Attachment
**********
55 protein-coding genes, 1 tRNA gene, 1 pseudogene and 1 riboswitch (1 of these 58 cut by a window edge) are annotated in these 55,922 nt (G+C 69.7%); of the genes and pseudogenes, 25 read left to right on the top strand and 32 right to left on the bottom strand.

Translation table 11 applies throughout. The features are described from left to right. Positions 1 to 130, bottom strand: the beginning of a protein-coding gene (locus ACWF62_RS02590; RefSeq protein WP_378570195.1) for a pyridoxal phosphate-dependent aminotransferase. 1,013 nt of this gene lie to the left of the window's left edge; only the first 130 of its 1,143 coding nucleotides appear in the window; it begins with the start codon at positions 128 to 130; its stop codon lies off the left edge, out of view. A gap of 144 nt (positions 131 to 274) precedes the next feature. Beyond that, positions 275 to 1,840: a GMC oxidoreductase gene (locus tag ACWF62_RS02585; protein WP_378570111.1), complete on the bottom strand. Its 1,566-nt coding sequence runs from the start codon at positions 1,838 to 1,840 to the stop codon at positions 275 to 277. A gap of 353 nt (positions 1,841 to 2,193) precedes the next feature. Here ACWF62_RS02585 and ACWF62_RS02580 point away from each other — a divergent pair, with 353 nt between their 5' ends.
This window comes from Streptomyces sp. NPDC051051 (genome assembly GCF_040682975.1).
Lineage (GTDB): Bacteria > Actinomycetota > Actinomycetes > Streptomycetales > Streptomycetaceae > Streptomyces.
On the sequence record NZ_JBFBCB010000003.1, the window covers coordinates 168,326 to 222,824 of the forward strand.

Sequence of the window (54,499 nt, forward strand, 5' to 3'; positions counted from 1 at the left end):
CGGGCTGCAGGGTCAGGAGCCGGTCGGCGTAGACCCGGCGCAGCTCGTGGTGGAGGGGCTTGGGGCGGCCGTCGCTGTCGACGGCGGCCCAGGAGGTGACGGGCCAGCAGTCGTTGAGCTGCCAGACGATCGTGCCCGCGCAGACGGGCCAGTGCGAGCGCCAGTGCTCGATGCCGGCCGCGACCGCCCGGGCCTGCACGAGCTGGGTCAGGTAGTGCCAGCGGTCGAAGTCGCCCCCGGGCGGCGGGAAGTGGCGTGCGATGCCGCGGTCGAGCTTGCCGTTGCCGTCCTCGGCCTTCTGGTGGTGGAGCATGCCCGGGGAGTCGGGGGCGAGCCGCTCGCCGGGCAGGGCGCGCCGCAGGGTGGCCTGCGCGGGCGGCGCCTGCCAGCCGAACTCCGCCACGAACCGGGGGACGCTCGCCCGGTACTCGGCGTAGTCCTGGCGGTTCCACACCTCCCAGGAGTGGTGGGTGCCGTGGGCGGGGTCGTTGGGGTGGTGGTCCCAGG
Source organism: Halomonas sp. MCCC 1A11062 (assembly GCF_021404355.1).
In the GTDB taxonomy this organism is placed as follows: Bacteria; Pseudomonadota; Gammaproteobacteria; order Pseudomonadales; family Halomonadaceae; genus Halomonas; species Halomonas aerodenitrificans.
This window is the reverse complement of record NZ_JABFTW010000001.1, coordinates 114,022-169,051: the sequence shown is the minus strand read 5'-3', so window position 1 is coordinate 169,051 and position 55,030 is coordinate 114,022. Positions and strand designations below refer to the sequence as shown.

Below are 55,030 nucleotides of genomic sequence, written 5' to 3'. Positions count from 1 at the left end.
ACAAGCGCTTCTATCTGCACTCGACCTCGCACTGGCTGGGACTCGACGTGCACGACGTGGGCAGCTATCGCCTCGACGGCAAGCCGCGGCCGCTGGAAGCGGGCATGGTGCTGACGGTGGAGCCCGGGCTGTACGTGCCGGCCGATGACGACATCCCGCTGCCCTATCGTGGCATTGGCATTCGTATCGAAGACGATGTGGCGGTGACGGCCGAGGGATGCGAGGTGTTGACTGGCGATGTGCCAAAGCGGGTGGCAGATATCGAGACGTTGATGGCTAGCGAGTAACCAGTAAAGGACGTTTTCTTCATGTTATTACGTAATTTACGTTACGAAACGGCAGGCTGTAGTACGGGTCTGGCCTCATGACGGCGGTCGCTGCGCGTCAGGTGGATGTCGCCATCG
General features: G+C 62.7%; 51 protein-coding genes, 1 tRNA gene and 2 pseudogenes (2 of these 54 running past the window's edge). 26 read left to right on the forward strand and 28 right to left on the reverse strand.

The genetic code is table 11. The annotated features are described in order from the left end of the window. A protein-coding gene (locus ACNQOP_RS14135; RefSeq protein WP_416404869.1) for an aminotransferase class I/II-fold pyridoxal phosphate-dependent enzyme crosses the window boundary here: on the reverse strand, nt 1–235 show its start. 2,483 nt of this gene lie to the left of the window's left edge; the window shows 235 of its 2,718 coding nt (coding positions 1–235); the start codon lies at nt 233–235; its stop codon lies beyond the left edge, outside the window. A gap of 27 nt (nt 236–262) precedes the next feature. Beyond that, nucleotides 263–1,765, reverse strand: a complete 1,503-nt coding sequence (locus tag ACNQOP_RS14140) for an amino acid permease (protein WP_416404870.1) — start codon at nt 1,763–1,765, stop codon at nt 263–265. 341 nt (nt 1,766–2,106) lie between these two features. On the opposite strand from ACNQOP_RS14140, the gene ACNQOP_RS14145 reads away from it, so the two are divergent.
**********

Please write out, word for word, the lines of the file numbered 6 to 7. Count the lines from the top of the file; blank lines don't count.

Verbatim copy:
Sequence of the window (54,499 nt, forward strand, 5' to 3'; positions counted from 1 at the left end):
CGGGCTGCAGGGTCAGGAGCCGGTCGGCGTAGACCCGGCGCAGCTCGTGGTGGAGGGGCTTGGGGCGGCCGTCGCTGTCGACGGCGGCCCAGGAGGTGACGGGCCAGCAGTCGTTGAGCTGCCAGACGATCGTGCCCGCGCAGACGGGCCAGTGCGAGCGCCAGTGCTCGATGCCGGCCGCGACCGCCCGGGCCTGCACGAGCTGGGTCAGGTAGTGCCAGCGGTCGAAGTCGCCCCCGGGCGGCGGGAAGTGGCGTGCGATGCCGCGGTCGAGCTTGCCGTTGCCGTCCTCGGCCTTCTGGTGGTGGAGCATGCCCGGGGAGTCGGGGGCGAGCCGCTCGCCGGGCAGGGCGCGCCGCAGGGTGGCCTGCGCGGGCGGCGCCTGCCAGCCGAACTCCGCCACGAACCGGGGGACGCTCGCCCGGTACTCGGCGTAGTCCTGGCGGTTCCACACCTCCCAGGAGTGGTGGGTGCCGTGGGCGGGGTCGTTGGGGTGGTGGTCCCAGG